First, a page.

Michael Moore makes me embarrassed to recommend his new movie “Where to Invade Next.” By now, Moore’s snarky ragamuffin caricature is every bit his trademark as Charles Chaplin’s Little Tramp was his, but the former is much less charming than the latter. Here Moore pretends to “invade” various countries, mostly in Europe, to steal their good ideas, and his antics – purposely looking like a slob while carrying around an American flag and spewing comic sarcasm – are rather mortifying. If you can look beyond that though, Moore has crafted a passionate and powerful film trying to do a lot of good.
With a title like “Where to Invade Next,” one might think Moore’s making a film about a runaway military-industrial complex, but that’s only alluded to. His main goal is to find what works in other countries and advocate those solutions in the United States. In many ways, this film is an extension of “Sicko” in which Moore compared health care in the United States to other countries so he leaves that off the table here.
His first visit is to Italy where he finds people get eight weeks of paid vacation, two-hour lunch breaks, and five months of maternity leave. For Italians, the idea is that happier workers means less stress and sickness which means more productivity. When Moore asks a clothing manufacturer about cutting workers’ benefits to make themselves richer, one of them responds rhetorically, “What’s the point of being richer?” They prefer their employees happy.
Moore goes to France next where he has to make an obvious joke about French resistance. French school cafeterias are about providing nutrition and even the poorest schools have menus that put the food in most U.S. schools to shame. An apparently average French school lunch has four-courses, an example being a scallops in curry sauce appetizer, a lamb and chicken skewers entrée, a cheese plate, and ice cream, but no sodas. Moore makes the point that the French spend less on school lunches than the U.S. does.
In Finland, the film looks at how the Finnish transformed their mediocre schools into one of the best education systems in the world where school is 20 hours a week with almost no homework and no standardized tests. Slovenia provides free college to everyone, even foreigners, so no one has student debt. In Germany, half of company boards are made up by workers with fellow board members valuing their input and insight because they’re the ones doing the actual work to know what’s right, what’s wrong, and what can be improved. In a particularly powerful moment in the Germany segment, Moore gets a dig in at right-wing’s revisionist history promoting American exceptionalism as he shows how every German is taught about the shamefulness of the Third Reich and public memorials are daily reminders of that shame. Portugal decriminalized drug use and illicit drug use went down. Norway’s penal system focusing on rehabilitation over punishment has an extremely low 20% recidivism rate (although the prison guards singing “We Are the World” in an orientation video might be considered punishment). Tunisia funds women’s health centers including abortion services and women’s rights are written into their constitution.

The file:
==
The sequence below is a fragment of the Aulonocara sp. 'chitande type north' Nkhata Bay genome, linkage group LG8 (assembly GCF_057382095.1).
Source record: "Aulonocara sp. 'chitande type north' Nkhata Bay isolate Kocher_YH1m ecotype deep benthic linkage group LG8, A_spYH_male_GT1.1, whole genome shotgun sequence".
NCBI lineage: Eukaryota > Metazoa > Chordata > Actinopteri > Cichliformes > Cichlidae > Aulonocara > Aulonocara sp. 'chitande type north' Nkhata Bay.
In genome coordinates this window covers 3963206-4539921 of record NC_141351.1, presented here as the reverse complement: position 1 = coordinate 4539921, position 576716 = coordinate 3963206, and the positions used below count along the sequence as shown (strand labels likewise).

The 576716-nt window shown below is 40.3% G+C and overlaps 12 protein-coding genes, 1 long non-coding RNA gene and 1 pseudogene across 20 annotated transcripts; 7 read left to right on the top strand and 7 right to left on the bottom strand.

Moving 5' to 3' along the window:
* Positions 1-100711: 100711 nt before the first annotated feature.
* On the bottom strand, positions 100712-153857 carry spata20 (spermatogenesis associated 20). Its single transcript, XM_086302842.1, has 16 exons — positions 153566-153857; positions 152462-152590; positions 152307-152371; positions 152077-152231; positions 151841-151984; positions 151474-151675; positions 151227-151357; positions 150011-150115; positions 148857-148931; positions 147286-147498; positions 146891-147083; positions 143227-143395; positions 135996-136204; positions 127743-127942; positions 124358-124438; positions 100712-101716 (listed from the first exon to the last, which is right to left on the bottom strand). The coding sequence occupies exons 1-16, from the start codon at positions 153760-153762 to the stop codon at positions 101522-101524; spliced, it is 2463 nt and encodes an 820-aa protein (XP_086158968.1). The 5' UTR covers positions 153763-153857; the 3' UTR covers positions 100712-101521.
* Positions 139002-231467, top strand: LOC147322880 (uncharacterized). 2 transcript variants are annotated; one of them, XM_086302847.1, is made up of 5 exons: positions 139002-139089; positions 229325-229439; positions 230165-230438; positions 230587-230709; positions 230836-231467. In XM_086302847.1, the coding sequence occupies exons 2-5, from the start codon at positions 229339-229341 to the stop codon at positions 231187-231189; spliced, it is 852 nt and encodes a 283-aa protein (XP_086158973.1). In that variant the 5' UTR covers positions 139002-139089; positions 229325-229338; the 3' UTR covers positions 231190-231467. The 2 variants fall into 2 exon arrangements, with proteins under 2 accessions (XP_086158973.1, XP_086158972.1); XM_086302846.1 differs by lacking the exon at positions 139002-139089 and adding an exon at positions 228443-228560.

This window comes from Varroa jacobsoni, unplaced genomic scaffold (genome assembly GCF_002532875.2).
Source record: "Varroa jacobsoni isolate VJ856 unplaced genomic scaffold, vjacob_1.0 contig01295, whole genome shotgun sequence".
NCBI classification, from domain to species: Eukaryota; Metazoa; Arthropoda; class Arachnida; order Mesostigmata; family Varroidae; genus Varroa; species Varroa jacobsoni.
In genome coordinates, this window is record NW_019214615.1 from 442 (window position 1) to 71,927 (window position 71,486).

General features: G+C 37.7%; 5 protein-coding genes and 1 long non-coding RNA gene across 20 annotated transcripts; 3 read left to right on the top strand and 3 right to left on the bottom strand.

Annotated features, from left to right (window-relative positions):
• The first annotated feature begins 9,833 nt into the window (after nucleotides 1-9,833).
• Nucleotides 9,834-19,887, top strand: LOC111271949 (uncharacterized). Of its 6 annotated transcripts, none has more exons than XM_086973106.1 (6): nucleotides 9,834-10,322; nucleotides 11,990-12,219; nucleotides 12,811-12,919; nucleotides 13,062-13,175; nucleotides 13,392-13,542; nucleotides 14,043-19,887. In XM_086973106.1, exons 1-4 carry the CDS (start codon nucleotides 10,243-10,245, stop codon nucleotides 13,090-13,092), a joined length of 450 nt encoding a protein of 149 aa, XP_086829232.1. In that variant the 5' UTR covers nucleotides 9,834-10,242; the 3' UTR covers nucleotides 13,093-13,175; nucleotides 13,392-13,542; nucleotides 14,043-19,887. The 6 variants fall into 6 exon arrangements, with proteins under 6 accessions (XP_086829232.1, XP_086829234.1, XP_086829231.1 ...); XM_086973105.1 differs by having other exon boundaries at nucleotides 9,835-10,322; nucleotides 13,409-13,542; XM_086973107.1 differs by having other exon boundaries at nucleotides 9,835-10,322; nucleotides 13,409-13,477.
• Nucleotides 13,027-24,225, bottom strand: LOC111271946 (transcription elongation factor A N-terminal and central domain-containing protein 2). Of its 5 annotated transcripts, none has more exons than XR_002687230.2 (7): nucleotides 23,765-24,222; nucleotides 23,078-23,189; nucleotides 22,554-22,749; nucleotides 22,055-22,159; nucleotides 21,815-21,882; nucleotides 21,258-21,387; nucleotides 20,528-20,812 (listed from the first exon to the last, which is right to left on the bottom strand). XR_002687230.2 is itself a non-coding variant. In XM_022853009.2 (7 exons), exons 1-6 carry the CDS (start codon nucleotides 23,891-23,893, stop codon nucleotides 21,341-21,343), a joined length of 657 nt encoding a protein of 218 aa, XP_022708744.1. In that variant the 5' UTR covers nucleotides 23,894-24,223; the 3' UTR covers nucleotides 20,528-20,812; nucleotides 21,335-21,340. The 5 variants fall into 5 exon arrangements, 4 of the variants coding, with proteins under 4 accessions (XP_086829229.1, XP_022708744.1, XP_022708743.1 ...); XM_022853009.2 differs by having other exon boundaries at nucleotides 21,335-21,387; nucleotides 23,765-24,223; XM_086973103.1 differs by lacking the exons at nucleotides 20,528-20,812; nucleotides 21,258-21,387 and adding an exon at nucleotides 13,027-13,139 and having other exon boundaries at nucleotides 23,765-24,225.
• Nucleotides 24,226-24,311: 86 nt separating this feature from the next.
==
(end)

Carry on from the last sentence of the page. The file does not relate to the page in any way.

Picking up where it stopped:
Underlying currents that run through many segments are how these different countries have a stronger sense of community than Americans and that people must fight for their rights in a democracy whether through demonstrations or labor unions. That message is poignant. That Moore insinuates that change is also easy is disingenuous. Moore uses the fall of the Berlin Wall and the legality of gay marriage as examples of quick change, but both required decades of action to get to their point of fruition.
In debate, one of the most common logical fallacies is argumentum ad hominem, which basically means the validity of a claim has nothing to do with the person making the claim. Attacking Michael Moore, which his political opponents relish doing, has no bearing on whether Moore is right or wrong on the issues. Likewise, in this film, despite Moore’s propagandistic nature, his tendency to exaggerate or use anecdotes to generalize or not provide full context, the ideas that Moore presents have merit. A film is not literally a debate, but films are a form of communication and a documentary’s conveyance of its ideas functions similarly to a debate, but also does more. Even if you understand or agree with the ideas in “Where To Invade Next,” the film does something reading about these ideas in this review doesn’t, which is to provide the experience of these ideas in action and to feel their power. As cringe-worthy as Moore himself is, his film strongly brings to life the emotional intensity of the solutions he’s supporting. Considering them is the least we can do.